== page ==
Right-wing authoritarianism as a predictor of pro-establishment versus anti-establishment conspiracy theories

Research output: Contribution to journalArticleResearchpeer-review

Abstract

Right-wing authoritarianism (RWA) has shown inconsistent results as a predictor of beliefs in conspiracy theories (CTs). The present investigation attempted to clarify these results by separating anti-establishment CTs, which challenge the existing social order, from pro-establishment CTs, which seek to justify and reinforce it against external threats. In two MTurk samples (N = 294, 200), RWA correlated strongly with pro-establishment CTs but weakly with anti-establishment CTs. Regression analyses suggest that after controlling for exposure to the CTs, this gap in the predictive power of RWA can be explained by differences in attitudes toward their alleged perpetrators, highlighting the importance of intergroup attitudes as an important driver of CT endorsement.
LanguageEnglish
Pages163-166
Number of pages4
JournalPersonality and Individual Differences
Volume138
Early online date28 Sep 2018
DOIs
Publication statusPublished - 1 Feb 2019

Keywords

  • psychology
  • politics
  • Ideology
  • conspiracy theories
  • authoritarianism
  • Conspiracy theories
  • Political psychology
  • Authoritarianism

Cite this

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title = "Right-wing authoritarianism as a predictor of pro-establishment versus anti-establishment conspiracy theories",
abstract = "Right-wing authoritarianism (RWA) has shown inconsistent results as a predictor of beliefs in conspiracy theories (CTs). The present investigation attempted to clarify these results by separating anti-establishment CTs, which challenge the existing social order, from pro-establishment CTs, which seek to justify and reinforce it against external threats. In two MTurk samples (N = 294, 200), RWA correlated strongly with pro-establishment CTs but weakly with anti-establishment CTs. Regression analyses suggest that after controlling for exposure to the CTs, this gap in the predictive power of RWA can be explained by differences in attitudes toward their alleged perpetrators, highlighting the importance of intergroup attitudes as an important driver of CT endorsement.",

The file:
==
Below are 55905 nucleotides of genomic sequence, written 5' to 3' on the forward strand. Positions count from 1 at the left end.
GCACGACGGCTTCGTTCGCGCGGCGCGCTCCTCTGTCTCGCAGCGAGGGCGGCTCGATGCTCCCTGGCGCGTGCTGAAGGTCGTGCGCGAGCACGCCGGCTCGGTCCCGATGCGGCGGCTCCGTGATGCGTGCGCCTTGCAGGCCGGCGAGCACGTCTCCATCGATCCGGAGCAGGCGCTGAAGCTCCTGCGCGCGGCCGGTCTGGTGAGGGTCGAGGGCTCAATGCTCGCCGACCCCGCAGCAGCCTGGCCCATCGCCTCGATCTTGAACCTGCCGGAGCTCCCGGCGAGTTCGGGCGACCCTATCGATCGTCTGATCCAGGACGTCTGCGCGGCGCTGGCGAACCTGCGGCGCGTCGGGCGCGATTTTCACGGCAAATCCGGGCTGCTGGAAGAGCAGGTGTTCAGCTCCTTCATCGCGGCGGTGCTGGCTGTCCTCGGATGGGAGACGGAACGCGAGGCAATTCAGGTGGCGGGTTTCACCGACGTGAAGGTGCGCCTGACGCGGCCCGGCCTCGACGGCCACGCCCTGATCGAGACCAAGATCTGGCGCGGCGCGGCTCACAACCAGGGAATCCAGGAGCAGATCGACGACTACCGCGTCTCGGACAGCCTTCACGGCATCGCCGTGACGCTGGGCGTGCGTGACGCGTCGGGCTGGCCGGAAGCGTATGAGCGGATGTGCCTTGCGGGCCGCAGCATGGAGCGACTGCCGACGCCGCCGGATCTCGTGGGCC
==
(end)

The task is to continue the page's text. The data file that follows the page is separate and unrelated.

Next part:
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Right-wing authoritarianism as a predictor of pro-establishment versus anti-establishment conspiracy theories. / Wood, Michael; Gray, Debra.

Vol. 138, 01.02.2019, p. 163-166.

Research output: Contribution to journalArticleResearchpeer-review

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AB - Right-wing authoritarianism (RWA) has shown inconsistent results as a predictor of beliefs in conspiracy theories (CTs). The present investigation attempted to clarify these results by separating anti-establishment CTs, which challenge the existing social order, from pro-establishment CTs, which seek to justify and reinforce it against external threats. In two MTurk samples (N = 294, 200), RWA correlated strongly with pro-establishment CTs but weakly with anti-establishment CTs. Regression analyses suggest that after controlling for exposure to the CTs, this gap in the predictive power of RWA can be explained by differences in attitudes toward their alleged perpetrators, highlighting the importance of intergroup attitudes as an important driver of CT endorsement.

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KW - conspiracy theories

KW - authoritarianism

KW - Conspiracy theories

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